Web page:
A breast cancer diagnosis can be overwhelming, and can certainly leave you feeling lost and confused. It may be easy to forget about some of the basic details that come along with such weighty health news. However, after you receive your diagnosis, there are several important follow-up questions you should make sure to ask if your doctor hasn’t already covered them.
Here are some of those questions your doctor should answer after you’ve received your diagnosis.
10. What stage is the cancer?
Knowing what stage your breast cancer is and how much it has spread will inform you of your best treatment options. A doctor determines the stage on whether or not the cancer is invasive, or spreading, the size of the tumor, and how far it has spread.
A later-stage diagnosis may require more aggressive treatment.
9. What are my chances of survival?
It’s the big question that everyone wants to know. If you’re ready to ask, your doctor should be able to provide you with a 5-year survival rate. This is an estimate that tells patients what percentage of people who’ve faced a similar type of cancer are alive five years after their diagnosis.
While these numbers provide one type of outlook, they do not tell the whole story. Your personal outlook depends on a variety of factors, including the stage of your cancer, as well how much it was developed at the time of your diagnosis.
Article continues below
Our Featured Programs
See how we’re making a difference for People, Pets, and the Planet and how you can get involved!
8. Is there enough information to recommend a treatment plan?
Obviously, you want to begin treatment as soon as possible. Ask your doctor if you have enough information to begin a treatment plan and get a leg up on your medical care. Your treatment plan will depend on a variety of factors, including your age, your overall health, and the stage and type of your breast cancer.
There are two types of breast cancer treatments, which are local therapy and systemic therapy. Local therapy involves the removal of a tumor and radiation, while systemic therapy includes chemotherapy or hormone therapy to treat cancer cells that have become more widespread.
7. Do I need more tests?
In some cases, your treatment may be more involved and require additional tests. Ask your doctor what you need to do to gather all the necessary information so you can make your final decisions about treatment. Depending on the type of breast cancer you have, some examples of additional tests you may need to take could be a hormone receptor status test or an HER2 status test. Both tests help determine the proper treatment for patients with certain types of invasive cancers.
Or you may need a genomic test to determine if chemotherapy can be beneficial for you.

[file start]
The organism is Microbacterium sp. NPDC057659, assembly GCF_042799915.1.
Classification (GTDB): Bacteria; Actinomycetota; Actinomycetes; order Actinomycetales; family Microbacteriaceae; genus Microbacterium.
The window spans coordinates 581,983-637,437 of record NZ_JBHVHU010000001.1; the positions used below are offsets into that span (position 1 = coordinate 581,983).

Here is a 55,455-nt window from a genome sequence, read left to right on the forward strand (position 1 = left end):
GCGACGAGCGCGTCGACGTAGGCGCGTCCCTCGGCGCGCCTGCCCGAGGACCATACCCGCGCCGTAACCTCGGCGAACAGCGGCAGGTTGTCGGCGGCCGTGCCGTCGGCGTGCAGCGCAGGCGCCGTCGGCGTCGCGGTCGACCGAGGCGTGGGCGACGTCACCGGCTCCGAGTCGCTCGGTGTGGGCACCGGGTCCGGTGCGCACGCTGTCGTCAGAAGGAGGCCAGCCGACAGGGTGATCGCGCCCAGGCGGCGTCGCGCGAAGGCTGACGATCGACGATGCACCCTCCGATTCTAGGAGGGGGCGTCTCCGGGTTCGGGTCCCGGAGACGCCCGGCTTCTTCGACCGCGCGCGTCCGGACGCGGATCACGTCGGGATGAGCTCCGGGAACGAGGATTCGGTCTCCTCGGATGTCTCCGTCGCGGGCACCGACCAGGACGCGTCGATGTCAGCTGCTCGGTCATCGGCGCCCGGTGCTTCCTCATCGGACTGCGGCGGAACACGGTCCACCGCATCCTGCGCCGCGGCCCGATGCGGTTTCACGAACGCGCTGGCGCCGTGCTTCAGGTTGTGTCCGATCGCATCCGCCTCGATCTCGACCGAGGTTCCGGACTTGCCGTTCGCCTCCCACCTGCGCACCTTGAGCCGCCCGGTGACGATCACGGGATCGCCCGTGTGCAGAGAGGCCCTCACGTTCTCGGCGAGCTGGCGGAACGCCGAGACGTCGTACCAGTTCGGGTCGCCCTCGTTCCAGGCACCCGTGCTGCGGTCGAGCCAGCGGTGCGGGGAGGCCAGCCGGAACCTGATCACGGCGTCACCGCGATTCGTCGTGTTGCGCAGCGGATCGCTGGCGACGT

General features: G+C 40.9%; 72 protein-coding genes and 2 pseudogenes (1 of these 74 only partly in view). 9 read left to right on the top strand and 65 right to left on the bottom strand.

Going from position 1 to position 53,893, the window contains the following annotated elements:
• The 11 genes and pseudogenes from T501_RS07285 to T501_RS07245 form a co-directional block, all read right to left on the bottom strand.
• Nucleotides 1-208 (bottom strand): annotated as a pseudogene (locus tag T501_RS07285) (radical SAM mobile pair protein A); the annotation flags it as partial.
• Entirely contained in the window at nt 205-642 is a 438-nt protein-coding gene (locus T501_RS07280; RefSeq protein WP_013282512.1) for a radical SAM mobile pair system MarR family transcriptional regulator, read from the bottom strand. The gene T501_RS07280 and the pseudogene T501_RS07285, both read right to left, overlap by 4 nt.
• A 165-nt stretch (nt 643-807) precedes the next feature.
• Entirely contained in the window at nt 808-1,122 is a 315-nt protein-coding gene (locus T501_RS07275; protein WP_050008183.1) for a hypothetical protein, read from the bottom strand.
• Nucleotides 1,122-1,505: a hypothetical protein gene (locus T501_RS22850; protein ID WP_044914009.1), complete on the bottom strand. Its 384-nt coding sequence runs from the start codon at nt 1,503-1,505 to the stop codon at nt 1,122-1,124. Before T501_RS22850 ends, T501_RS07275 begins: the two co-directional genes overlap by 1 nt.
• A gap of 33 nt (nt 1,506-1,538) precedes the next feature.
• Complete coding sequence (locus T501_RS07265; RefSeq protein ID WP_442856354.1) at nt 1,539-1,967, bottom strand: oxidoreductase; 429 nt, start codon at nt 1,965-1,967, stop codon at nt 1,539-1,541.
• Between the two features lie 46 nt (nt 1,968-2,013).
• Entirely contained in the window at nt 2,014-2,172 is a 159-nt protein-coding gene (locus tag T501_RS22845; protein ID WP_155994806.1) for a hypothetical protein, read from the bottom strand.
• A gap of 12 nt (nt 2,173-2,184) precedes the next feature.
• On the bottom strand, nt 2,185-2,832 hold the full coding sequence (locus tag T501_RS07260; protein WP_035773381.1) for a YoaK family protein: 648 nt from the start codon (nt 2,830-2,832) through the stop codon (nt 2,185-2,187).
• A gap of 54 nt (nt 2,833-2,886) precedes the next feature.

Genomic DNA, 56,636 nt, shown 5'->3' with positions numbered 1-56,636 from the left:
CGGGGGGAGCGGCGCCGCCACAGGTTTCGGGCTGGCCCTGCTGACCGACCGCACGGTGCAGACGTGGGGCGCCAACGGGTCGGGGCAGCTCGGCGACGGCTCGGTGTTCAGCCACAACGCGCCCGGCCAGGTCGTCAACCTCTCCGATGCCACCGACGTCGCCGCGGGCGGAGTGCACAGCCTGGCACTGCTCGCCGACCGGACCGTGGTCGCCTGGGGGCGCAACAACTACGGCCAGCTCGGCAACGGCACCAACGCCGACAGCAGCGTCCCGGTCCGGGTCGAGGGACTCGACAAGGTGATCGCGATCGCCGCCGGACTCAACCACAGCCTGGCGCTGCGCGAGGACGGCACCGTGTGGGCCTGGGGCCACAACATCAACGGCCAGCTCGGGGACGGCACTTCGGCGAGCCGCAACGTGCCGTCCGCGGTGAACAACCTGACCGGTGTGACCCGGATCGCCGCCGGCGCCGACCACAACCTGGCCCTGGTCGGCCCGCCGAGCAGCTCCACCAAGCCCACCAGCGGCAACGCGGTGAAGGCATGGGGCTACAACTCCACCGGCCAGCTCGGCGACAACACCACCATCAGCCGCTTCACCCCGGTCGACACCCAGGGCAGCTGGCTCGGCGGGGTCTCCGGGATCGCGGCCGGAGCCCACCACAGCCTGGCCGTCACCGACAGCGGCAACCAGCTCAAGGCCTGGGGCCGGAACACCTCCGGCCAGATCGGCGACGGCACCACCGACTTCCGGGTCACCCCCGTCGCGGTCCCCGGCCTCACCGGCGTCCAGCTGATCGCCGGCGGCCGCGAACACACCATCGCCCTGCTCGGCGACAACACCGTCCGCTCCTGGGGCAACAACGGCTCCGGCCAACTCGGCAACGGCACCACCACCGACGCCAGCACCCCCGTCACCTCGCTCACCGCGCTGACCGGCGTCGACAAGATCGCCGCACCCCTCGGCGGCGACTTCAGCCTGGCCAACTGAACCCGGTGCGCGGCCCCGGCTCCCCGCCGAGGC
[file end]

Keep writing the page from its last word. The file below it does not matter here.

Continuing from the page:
6. What is the hormone receptor status of my cancer?
The hormone receptor status monitors whether or not cancer cells have estrogen or progesterone receptors. Receptors are proteins found in breast cells, and they rely on hormones such as estrogen and progesterone for the cells to grow. If your cancer has estrogen receptors, it is ER-positive. If it has progesterone receptors, it is PR-positive.
This is important to know because it helps your doctor determine if hormonal therapy is a viable treatment option for you.
5. What is the HER2 status of my cancer?
Women who have been diagnosed with an invasive form of breast cancer should undergo an HER2 status test, which looks for higher levels of the protein HER2. Cancers that are HER2-positive have a tendency to spread faster than other cases of breast cancer. Patients whose cancer is HER2-positive are often treated with drugs that target the protein.
4. Has the cancer spread to my lymph nodes?
After a breast cancer diagnosis, your doctor will check your lymph nodes to see if the cancer has spread. If it has spread, it will generally move to your underarm lymph nodes first.
Your doctor may use three terms to explain how far the cancer has progressed. If the cancer is “local,” it remains within the breast area. If it is “regional,” then it has spread to the lymph nodes. If your doctor describes the cancer as “distant,” then it has spread to other parts throughout the body.
Your doctor may have you undergo further tests to monitor how far the cancer has progressed, and may recommend chemotherapy or radiation treatment.
3. When do I need to make a decision about my treatment?
Although beginning treatment as soon as possible is important when it comes to fighting cancer, it’s also important to explore all of your options. What works for you and your situation may be different than what works for somebody else with a similar type of cancer. Know when you have to make the final decision so that you can choose your treatment wisely.
2. In the event of an emergency, who should I contact and how should I contact them?
Have your doctor or medical team on speed dial in case you have an unusual reaction to a treatment or need emergency care. Get the appropriate contact information in advance so that you’ll be prepared should the moment of crisis arrive.
1. Who should I talk to about costs and insurance?
Cancer treatment can be expensive, whether you have health insurance or not. Find out who you should talk to about organizing your finances and taking care of costs. There are nonprofit organizations like CancerCare and the Leukemia and Lymphoma Society that offer different types of support and assistance to those dealing with cancer. Professionals at the hospital or at your local health department can help you find such resources that may be available to you.
Asking these questions may not be easy, but they’re important when it comes to helping you make the best decisions for your treatment plan. Make sure to talk often with your health care team, and don’t be afraid to speak up when your doctor says something you don’t understand.Whizzco